#Shane just sautéed the onions, but nothing is different about them.

Second, these verbs disallow object deletion, as shown in (51).

(51)

  • a.

    *All last night, Shane braised.

  • b.

    *All last night, Shane poached.

  • c.

    ??All last night, Shane sautéed.

Furthermore, these verbs disallow result XP-modification where the result XP is not a further specification of the result encoded by the verb, here a state of being cooked to some degree, as in (52).

(52)

  • a.

    #Shane braised the duck to the back of the oven.

    (e.g., if the temperature was so hot it somehow caused the pan to move)

  • b.

    #Shane poached the egg in half.

  • c.

    #Shane sautéed the onions straight.

A reviewer finds some such examples possible, giving Ming stewed the beef tendon stiff/soft/to pieces/black and You can poach these vegetables green, even though they are pale yellow when raw (we judge the latter unacceptable and the former unacceptable with black). However, as noted in section 3.3, some result verbs may allow result XPs that are more loosely connected to the verbal result (here being cooked to some degree, though this may encompass textures and colors). What matters most is that the possible result XPs are somewhat constrained. Finally, result XPs predicated of nonsubcategorized objects are unacceptable.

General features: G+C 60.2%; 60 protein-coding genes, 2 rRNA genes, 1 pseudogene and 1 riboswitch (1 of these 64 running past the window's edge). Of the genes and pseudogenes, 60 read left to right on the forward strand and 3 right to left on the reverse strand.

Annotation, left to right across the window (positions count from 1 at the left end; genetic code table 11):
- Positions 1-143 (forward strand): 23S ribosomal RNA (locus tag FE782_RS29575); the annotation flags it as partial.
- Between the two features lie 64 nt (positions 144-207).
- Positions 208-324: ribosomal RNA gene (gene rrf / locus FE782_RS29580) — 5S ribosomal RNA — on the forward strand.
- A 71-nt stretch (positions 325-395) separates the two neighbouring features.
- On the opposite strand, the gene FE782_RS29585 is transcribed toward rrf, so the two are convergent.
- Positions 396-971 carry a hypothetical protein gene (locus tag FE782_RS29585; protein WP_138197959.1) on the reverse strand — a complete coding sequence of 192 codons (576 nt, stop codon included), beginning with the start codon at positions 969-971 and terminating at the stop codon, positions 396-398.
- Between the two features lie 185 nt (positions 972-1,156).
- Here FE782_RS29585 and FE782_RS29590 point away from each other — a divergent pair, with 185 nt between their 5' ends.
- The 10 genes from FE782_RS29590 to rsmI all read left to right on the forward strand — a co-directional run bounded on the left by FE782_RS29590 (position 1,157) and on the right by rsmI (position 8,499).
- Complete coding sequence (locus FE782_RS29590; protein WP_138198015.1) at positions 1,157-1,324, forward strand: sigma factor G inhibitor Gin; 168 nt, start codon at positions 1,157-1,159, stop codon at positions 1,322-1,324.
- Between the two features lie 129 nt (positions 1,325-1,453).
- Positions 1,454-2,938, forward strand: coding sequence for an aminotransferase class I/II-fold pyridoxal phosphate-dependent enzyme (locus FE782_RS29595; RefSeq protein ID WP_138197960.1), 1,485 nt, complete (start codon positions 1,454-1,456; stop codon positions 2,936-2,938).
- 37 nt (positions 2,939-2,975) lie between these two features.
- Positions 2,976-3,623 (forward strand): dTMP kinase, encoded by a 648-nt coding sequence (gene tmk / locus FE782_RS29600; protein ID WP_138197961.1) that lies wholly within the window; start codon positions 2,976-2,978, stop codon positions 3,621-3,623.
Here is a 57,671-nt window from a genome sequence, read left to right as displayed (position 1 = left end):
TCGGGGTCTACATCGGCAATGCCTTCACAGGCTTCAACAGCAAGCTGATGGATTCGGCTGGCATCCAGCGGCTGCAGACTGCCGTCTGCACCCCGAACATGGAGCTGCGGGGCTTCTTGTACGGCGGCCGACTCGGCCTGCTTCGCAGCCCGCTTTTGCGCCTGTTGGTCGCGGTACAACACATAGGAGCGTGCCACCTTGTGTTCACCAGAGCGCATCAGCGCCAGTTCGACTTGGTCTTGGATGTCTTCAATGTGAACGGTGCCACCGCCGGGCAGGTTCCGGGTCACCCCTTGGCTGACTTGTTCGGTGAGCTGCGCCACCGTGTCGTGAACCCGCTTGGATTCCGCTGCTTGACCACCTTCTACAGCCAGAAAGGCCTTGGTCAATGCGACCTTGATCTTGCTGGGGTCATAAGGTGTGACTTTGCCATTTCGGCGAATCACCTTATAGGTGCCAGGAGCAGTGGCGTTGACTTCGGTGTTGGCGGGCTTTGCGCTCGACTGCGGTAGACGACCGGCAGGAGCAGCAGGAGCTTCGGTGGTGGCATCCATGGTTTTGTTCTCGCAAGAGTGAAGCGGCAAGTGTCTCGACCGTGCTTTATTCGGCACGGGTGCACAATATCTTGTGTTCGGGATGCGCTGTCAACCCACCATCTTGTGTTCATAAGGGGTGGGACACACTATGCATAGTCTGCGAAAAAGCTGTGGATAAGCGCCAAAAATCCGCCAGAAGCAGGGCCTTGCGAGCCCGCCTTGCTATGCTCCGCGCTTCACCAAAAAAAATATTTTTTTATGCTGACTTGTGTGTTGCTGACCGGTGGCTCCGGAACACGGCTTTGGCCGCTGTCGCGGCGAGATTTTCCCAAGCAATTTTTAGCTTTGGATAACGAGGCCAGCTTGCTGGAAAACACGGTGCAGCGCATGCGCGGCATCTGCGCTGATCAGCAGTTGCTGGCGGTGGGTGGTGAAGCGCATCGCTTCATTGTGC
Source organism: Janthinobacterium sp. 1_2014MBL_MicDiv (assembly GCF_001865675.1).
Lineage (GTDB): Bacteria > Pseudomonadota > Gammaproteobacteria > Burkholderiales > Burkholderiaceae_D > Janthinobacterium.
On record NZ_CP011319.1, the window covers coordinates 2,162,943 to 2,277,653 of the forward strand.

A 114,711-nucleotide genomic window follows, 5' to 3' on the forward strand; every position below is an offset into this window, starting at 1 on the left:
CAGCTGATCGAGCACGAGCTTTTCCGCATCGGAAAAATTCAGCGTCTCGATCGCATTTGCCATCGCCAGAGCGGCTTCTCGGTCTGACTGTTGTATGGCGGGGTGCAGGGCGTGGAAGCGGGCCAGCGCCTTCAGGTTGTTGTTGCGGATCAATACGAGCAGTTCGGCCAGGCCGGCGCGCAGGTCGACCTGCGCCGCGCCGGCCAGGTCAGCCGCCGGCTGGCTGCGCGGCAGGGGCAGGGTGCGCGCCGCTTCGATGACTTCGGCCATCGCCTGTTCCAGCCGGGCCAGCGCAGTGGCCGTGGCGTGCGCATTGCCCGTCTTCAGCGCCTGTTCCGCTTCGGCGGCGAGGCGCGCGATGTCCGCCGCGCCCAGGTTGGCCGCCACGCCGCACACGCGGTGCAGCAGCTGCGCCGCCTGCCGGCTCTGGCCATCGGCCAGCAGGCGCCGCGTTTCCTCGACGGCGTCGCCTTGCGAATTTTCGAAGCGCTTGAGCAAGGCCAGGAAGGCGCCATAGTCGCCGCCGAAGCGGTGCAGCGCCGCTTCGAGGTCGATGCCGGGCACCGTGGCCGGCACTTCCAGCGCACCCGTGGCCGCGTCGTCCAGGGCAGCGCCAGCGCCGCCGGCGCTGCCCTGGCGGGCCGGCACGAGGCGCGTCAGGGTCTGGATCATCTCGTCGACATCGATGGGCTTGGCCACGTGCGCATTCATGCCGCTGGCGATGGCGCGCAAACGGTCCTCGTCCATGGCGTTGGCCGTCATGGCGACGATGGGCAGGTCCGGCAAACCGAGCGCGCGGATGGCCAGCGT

(53)

Thus, these verbs clearly encode a result, which seems correct given their intuitive meaning.

Turning to manner, the durativity diagnostic is unfortunately hard to apply. As discussed above, this diagnostic relies on the verb encoding a nongradable scalar change, and indeed Levin (2008:15) suggests that this is true for at least poach and sauté.

(54)

  • a.

    #This egg is more poached than that one.

  • b.

    #These vegetables are more sautéed than those.

However, we find these data relatively acceptable. Furthermore, although more may be unacceptable or less common with these adjectives, it is not difficult to find examples for lightly and slightly, which also convey multiple degrees, and such a modifier is generally not acceptable with nongradable adjectives (e.g., #(s)lightly dead/pregnant).

(55)